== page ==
Human population growth, now sitting somewhere in around 6.7 billion people, is often thought of as an exponential process. The year 10,000BC saw a global population of one million people, fifty million by 1000BC, then three-hundred-ten million by 1000AD, and a full billion by 1800. In 1900 there were 1.6 billion people and by the new millennium the global population was just over six billion. But this growth is not actually exponential; it’s just that we tend to breed a lot. In spite of the fact that most anthropologists predict a global population of somewhere near 10 billion people by the year 2012 (convenient considering we’re all supposed to die in 2012), population growth rates in developed countries are actually negative.
These growth rates are the result of a calculation of the difference between birth and death rates, wherein a positive growth rate is the result of a higher birth rate than death rate, and transversely, a negative growth rate is the result of a lower birth rate than death rate. Ideally speaking, a neutral growth rate is utopian for any society. As many children being born as there are people dying, leaving stable numbers of attrition and replacement in each sector of development and occupation. An obvious advantage to overall stability, though as mentioned, growth rates in first-world nations, as opposed to developing nations are negative (and falling, I might add). Translating to potentially unstable attrition rates as the bulk of the population nears an age of occupational retirement and social dependence. The process is two-fold devastating on social hierarchy, in that the bubble of experiential wisdom achieved by older generations is inefficiently shared with the replacement generations and as a result occupational expertise dwindles. Secondly, the shift of the majority populous into states of growing social dependence precipitates an increase in new positions for which occupational expertise has yet to be developed, not to mention the strain of supporting such a huge population of the occupationally inert. Both of these ideas contribute to a notion that the middle of this first century in the new millennium has a bleak prospect for overcoming expertise driven scientific, social and political problems, especially so when the sad state of western education systems is factored in.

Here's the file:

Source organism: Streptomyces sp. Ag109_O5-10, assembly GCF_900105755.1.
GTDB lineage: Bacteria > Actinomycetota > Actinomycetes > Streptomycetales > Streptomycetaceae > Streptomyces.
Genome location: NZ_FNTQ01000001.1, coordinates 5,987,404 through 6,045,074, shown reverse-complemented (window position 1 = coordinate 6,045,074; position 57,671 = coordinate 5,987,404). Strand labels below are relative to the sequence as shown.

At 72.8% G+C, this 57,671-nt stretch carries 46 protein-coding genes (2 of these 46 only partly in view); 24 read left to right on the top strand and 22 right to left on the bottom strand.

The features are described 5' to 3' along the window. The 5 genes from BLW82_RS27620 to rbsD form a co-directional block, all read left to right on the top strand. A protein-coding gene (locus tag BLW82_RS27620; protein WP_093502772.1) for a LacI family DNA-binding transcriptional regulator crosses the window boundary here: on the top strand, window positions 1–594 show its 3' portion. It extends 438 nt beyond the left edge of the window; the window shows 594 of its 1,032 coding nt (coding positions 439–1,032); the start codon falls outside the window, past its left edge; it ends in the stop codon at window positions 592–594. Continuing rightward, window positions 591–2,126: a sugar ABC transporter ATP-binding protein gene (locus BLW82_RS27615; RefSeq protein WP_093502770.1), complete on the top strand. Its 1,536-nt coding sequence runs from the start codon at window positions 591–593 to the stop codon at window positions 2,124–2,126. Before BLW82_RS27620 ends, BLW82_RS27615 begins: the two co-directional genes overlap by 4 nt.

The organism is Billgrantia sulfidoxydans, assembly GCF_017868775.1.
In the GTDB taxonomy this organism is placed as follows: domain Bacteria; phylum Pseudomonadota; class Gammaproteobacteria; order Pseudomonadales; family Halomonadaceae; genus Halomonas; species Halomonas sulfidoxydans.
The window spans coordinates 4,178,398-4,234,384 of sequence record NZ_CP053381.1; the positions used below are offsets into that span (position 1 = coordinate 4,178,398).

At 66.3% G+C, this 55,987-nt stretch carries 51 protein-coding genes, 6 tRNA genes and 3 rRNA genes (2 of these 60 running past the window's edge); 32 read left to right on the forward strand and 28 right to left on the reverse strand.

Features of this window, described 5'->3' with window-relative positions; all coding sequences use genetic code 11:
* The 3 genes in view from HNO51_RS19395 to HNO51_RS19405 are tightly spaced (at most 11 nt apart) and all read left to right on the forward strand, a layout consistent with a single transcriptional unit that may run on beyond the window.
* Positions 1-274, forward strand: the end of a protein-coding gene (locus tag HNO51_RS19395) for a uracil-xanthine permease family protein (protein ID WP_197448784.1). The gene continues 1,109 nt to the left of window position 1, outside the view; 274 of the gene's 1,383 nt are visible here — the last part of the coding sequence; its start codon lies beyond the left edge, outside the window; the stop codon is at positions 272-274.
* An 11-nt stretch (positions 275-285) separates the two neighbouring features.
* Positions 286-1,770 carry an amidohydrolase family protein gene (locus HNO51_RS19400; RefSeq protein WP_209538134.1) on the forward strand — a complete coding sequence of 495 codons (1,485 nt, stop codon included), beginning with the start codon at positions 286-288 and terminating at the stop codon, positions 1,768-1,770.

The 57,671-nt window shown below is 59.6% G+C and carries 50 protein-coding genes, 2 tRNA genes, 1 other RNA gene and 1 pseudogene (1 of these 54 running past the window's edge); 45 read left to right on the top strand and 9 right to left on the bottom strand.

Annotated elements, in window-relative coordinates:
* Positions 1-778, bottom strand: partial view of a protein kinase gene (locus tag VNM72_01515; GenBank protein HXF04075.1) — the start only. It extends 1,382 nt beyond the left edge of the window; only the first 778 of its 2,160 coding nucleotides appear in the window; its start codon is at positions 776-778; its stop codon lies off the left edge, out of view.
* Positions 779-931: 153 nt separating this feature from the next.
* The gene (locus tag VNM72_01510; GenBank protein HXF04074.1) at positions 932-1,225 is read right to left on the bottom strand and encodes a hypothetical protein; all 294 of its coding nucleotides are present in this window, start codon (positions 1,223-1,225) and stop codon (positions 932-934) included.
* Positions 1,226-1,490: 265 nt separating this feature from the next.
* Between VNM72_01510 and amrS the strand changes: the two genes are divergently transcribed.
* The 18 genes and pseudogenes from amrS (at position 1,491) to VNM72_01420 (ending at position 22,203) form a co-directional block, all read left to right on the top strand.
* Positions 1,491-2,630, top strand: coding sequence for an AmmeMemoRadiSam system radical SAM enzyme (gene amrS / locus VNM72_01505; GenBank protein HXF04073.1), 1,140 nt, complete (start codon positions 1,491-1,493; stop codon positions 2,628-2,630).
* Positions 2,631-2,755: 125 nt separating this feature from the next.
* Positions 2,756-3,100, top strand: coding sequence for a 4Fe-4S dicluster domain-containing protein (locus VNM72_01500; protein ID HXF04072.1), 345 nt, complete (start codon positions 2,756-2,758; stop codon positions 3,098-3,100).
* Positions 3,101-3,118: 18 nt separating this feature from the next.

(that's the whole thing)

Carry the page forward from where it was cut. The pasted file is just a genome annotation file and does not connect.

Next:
However, these nations don’t live in a vacuum; they are offset by the positive growth rates of developing nations, through immigration and outsourcing, and subsequently, a detailed look at national growth rates offers only a skewed, nationalistic perspective. On the whole the global population, in spite of the mixed national growth rates, is positive (this is most definitely not a value judgement). On a global scale we continue to produce more people than are dying, in spite of the wide variety of ways in which a person can die these days.
War, terrorism, famine, natural disaster, crime, disease and old age, are apparently not enough to counter-balance what seems to be an almost unnatural predilection for humans to breed uncontrollably. There are many reasons for positive growth rates in developing nations, some competing and contradictive, others counterintuitive to say the least. Religion, the oppression of women’s rights, and even regional famine are just a few ideas that can easily explain increases in family size over poverty stricken nations, and coupled with, or perhaps entangled with these ideas (and many of the other socioeconomic ideas associated with the third world) is the anthropocentric notion that the global human population on the whole has some further obligation to help nudge these growth rates to ever more positive scales through “humanitarian aid”.
Now, this is not to say that a general sense of charitable obligation toward our own species is undesirable. This is simply meant to highlight a particular underlying idea, or rather a train of ideas. Humanitarianism is thought to be, at least by those who participate in it, an altruistic endeavour. But both for hidden and even unintended reasons of personal or societal gain, it truly cannot be viewed as such.